Yuen Yuen Taoist Temple

At the start of 2017, I wanted one day where I could avoid thinking about all that I needed to do—find a new apartment in Shenzhen, move to Shenzhen, get all the paperwork I need from my last job, fill and collect all the paperwork for my new job, getting ready for my trip to Harbin, planning a vacation for the Spring Festival, writing term papers. There’s a lot that needs to be done, but I needed one day just to do something fun.

As a result Jun and I decided to go to Huadu district in northern Guangzhou and visit a Taoist temple there that I had read about a few months back. It’s an easy trip to get there, but it’s a long trip. Once we got there we decided to have lunch at one of the restaurants nearby. It was a wonderful lunch and we were ready to visit the temple.

15800216_10104575735760660_14100992215409692_oThe temple’s name is Yuen Yuen and it is the central Taoist temple in Guangdong province. It’s a relatively new temple, having only been built in 1998. It’s built on the principles of feng shui and the layout of the complex does create a harmonious environment. Some of the buildings resemble more famous examples of other Chinese buildings, such as how Sangquing Hall in the center of the complex imitates the Temple of Heaven in Beijing.

When walking into the temple you start to see how well maintained it is. The gardens are gorgeous, and you can actually see where they work and grow the plants that make up the complex’s gardens.

The first thing you see is Sangquing Hall. It takes center stage, but once you walk behind it you realize that the complex is much bigger than first expected. Behind this first area you walk to a number of halls where people may pray and leave offerings.

From there you are able to go and view the central platform dominated by a statue of Lao Zhi, the founder of Taoism. It’s an amazing site to see in person. From there you can see a large hall that is inaccessible to the public but has a commanding position behind the statue.

As we wandered around the temple complex, I felt more relax and at peace. Jun and I were quite content with our time there. I left feeling recharged and ready for this new year.

Zhongshan

At the end to my New Year vacation, Jun and I decided for one last quick trip around the Pearl River Delta. We chose to visit Zhongshan, a small city southwest of Guangzhou.

The first thing we did in Zhongshan was to walk along Sunwen West Road. It’s a pedestrian street with a lot of buildings from the late 19th and early 20th centuries. The sheer number of them in one area was staggering when compared with the small pockets in Guangzhou and other cities. Here they seem to go on for blocks.

Afterwards we walked to Shi Qi Lao, a restaurant known for roasted pigeon. I ate pigeon once before in Egypt, but I wasn’t impressed with it then. Surprisingly the way the chef prepared the pigeons here was pretty good; the roasted nature of the pigeon gave it a nice taste. The other dishes, like the fish dumpling soup and pineapple buns, were quite tasty as well.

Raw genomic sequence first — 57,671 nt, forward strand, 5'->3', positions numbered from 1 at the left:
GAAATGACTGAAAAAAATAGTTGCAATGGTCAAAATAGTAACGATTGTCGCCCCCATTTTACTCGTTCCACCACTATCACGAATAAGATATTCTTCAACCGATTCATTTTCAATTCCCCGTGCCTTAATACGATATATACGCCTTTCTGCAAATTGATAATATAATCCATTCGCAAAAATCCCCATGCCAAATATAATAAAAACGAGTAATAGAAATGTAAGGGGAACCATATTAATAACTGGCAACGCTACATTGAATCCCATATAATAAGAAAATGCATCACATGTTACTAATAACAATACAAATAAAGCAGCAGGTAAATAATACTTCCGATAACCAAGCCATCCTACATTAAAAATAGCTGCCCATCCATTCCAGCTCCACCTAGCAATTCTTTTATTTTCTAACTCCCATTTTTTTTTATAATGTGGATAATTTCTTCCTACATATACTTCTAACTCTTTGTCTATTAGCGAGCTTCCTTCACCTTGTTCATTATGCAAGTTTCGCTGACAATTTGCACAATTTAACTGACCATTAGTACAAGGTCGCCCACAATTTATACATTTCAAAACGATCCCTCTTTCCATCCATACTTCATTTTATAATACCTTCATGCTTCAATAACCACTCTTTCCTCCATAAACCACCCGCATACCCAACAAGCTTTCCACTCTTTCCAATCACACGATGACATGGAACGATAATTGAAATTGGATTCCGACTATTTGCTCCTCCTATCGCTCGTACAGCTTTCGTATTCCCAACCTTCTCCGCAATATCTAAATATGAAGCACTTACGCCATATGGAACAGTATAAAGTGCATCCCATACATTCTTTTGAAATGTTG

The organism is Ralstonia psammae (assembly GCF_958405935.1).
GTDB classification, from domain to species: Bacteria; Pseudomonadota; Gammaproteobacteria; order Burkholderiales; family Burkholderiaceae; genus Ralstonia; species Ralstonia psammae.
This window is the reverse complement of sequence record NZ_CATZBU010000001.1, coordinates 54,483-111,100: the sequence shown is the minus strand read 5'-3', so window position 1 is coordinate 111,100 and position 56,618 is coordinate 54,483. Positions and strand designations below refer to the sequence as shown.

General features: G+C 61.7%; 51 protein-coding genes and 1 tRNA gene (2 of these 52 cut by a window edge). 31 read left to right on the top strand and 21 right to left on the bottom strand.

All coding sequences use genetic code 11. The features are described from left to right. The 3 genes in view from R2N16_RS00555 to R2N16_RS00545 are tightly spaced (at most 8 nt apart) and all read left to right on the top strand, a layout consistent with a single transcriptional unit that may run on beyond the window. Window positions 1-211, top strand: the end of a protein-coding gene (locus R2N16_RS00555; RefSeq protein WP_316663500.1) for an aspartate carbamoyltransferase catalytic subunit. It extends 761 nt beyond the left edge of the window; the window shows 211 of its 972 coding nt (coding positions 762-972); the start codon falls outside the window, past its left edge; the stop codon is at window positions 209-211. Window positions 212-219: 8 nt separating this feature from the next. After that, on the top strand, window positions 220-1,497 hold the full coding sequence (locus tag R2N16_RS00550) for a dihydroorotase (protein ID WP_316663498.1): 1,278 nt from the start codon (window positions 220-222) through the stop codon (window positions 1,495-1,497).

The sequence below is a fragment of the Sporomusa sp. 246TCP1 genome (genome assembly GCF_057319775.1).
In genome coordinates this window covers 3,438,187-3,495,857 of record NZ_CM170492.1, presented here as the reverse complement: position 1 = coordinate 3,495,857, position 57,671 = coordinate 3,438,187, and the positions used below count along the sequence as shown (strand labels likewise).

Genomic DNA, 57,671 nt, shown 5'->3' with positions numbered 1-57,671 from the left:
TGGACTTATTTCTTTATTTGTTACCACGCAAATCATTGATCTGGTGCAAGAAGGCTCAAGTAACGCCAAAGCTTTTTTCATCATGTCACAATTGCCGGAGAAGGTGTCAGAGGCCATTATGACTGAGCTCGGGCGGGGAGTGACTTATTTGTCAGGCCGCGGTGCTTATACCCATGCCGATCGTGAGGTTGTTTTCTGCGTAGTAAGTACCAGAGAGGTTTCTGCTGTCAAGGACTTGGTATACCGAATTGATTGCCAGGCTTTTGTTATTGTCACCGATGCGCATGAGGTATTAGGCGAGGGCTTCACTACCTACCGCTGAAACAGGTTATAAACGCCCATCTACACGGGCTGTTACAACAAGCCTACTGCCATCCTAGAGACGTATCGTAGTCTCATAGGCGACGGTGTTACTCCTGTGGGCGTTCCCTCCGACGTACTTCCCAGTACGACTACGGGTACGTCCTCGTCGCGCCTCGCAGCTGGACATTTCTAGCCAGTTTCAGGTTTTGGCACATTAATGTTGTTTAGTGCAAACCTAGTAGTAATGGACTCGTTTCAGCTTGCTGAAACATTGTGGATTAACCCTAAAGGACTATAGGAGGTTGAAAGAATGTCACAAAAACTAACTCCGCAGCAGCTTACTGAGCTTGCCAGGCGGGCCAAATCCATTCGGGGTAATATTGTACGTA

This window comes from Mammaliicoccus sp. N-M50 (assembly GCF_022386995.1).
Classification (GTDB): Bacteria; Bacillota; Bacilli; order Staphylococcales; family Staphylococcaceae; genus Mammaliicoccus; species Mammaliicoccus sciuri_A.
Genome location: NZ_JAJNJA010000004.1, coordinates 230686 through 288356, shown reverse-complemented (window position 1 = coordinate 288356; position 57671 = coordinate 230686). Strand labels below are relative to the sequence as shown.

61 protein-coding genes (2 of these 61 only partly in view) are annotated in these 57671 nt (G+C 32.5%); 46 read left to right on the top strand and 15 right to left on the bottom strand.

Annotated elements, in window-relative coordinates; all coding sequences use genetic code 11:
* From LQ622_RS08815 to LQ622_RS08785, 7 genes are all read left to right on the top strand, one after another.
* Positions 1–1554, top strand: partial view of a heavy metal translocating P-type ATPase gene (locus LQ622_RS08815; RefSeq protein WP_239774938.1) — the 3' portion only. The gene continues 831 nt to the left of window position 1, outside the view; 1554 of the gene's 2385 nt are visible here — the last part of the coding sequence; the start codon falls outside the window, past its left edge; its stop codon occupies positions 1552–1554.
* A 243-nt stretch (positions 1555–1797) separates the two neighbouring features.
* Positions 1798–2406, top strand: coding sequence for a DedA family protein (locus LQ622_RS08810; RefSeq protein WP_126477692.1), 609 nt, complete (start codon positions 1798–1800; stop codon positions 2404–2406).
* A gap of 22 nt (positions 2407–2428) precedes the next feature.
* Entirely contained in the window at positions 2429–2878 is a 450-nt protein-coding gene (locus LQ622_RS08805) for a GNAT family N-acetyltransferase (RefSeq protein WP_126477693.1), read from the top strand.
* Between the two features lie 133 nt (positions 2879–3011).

Afterwards we went to see  Fufeng Wen Tower at Zhongshan Park. The park had great views of the immediate area. The tower itself was nicely preserved as well. It was a nice to walk around the park and see the different style of buildings from centuries past to the present. It puts into perspective the contradictory nature of modern China: the tension between tradition and modernity.

The last thing we did in Zhongshan was to visit Zimaling Park. It’s a big park with some nice vistas, but it’s a typical park in China. Jun and I were tired by then and decided to head back to Guangzhou.

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One thing I have learned about Zhongshan is that I may be allergic to something in it. The moment I stepped off the train I started to develop a terrible headache. It stayed with me during my entire stay in Zhongshan, but the moment I left on the train back to Guangzhou it went away quickly.

Shunde

Having read about Shunde a few months back, I thought this New Year’s break would be a great opportunity to finally visit the place. The hardest part about getting to Shunde is navigating the public transport system to get to it. It’s about 50 minutes by Guangzhou metro to get to Guangzhou South Railway station, then a mere eight minutes on the train to get to Shunde, and finally a 20 minute bus to get to the central part of Shunde. Once traversing through that process it was worth it to see Shunde.

The first thing we did once we got there was to visit the commercial pedestrian street where we ate lunch at Minxin Laopu. Well, it was more like we ate dessert and had other snacks for lunch. Sunde is known for its double-skin milk desserts (双皮奶 shuangpinai); a Cantonese dessert originating from here. It tastes a lot like custard, and fruit can be added to give it a sweet flavor. We decided to try the mango one. That was genius!